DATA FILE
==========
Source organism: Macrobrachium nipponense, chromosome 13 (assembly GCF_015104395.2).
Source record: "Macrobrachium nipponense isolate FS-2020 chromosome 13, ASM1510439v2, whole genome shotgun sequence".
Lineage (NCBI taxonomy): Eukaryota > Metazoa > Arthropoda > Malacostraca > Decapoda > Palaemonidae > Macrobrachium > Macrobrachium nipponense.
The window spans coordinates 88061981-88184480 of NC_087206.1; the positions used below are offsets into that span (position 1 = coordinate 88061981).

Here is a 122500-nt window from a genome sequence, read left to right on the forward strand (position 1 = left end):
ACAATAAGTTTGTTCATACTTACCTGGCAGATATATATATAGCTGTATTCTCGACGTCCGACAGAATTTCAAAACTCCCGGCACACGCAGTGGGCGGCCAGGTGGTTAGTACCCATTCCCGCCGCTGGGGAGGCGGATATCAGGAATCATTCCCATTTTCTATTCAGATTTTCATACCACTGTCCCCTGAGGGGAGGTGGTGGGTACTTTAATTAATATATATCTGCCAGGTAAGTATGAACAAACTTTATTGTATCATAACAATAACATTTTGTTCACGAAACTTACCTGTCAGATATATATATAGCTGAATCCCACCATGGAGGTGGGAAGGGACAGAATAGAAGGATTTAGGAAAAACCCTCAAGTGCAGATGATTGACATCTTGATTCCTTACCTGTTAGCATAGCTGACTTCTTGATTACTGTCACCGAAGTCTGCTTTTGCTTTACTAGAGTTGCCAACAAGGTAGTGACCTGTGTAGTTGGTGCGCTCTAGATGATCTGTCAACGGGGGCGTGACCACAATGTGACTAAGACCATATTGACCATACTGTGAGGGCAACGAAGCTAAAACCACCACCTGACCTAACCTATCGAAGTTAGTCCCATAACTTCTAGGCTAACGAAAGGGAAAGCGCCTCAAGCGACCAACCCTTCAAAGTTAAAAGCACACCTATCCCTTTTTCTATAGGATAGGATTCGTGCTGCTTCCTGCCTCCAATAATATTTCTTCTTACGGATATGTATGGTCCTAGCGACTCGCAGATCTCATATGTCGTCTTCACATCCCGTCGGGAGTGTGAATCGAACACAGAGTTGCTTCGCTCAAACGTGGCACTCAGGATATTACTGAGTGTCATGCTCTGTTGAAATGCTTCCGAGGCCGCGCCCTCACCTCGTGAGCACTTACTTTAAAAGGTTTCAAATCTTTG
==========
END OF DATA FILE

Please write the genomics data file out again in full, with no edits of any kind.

Source organism: Macrobrachium nipponense, chromosome 13 (assembly GCF_015104395.2).
Source record: "Macrobrachium nipponense isolate FS-2020 chromosome 13, ASM1510439v2, whole genome shotgun sequence".
Lineage (NCBI taxonomy): Eukaryota > Metazoa > Arthropoda > Malacostraca > Decapoda > Palaemonidae > Macrobrachium > Macrobrachium nipponense.
The window spans coordinates 88061981-88184480 of NC_087206.1; the positions used below are offsets into that span (position 1 = coordinate 88061981).

Here is a 122500-nt window from a genome sequence, read left to right on the forward strand (position 1 = left end):
ACAATAAGTTTGTTCATACTTACCTGGCAGATATATATATAGCTGTATTCTCGACGTCCGACAGAATTTCAAAACTCCCGGCACACGCAGTGGGCGGCCAGGTGGTTAGTACCCATTCCCGCCGCTGGGGAGGCGGATATCAGGAATCATTCCCATTTTCTATTCAGATTTTCATACCACTGTCCCCTGAGGGGAGGTGGTGGGTACTTTAATTAATATATATCTGCCAGGTAAGTATGAACAAACTTTATTGTATCATAACAATAACATTTTGTTCACGAAACTTACCTGTCAGATATATATATAGCTGAATCCCACCATGGAGGTGGGAAGGGACAGAATAGAAGGATTTAGGAAAAACCCTCAAGTGCAGATGATTGACATCTTGATTCCTTACCTGTTAGCATAGCTGACTTCTTGATTACTGTCACCGAAGTCTGCTTTTGCTTTACTAGAGTTGCCAACAAGGTAGTGACCTGTGTAGTTGGTGCGCTCTAGATGATCTGTCAACGGGGGCGTGACCACAATGTGACTAAGACCATATTGACCATACTGTGAGGGCAACGAAGCTAAAACCACCACCTGACCTAACCTATCGAAGTTAGTCCCATAACTTCTAGGCTAACGAAAGGGAAAGCGCCTCAAGCGACCAACCCTTCAAAGTTAAAAGCACACCTATCCCTTTTTCTATAGGATAGGATTCGTGCTGCTTCCTGCCTCCAATAATATTTCTTCTTACGGATATGTATGGTCCTAGCGACTCGCAGATCTCATATGTCGTCTTCACATCCCGTCGGGAGTGTGAATCGAACACAGAGTTGCTTCGCTCAAACGTGGCACTCAGGATATTACTGAGTGTCATGCTCTGTTGAAATGCTTCCGAGGCCGCGCCCTCACCTCGTGAGCACTTACTTTAAAAGGTTTCAAATCTTTG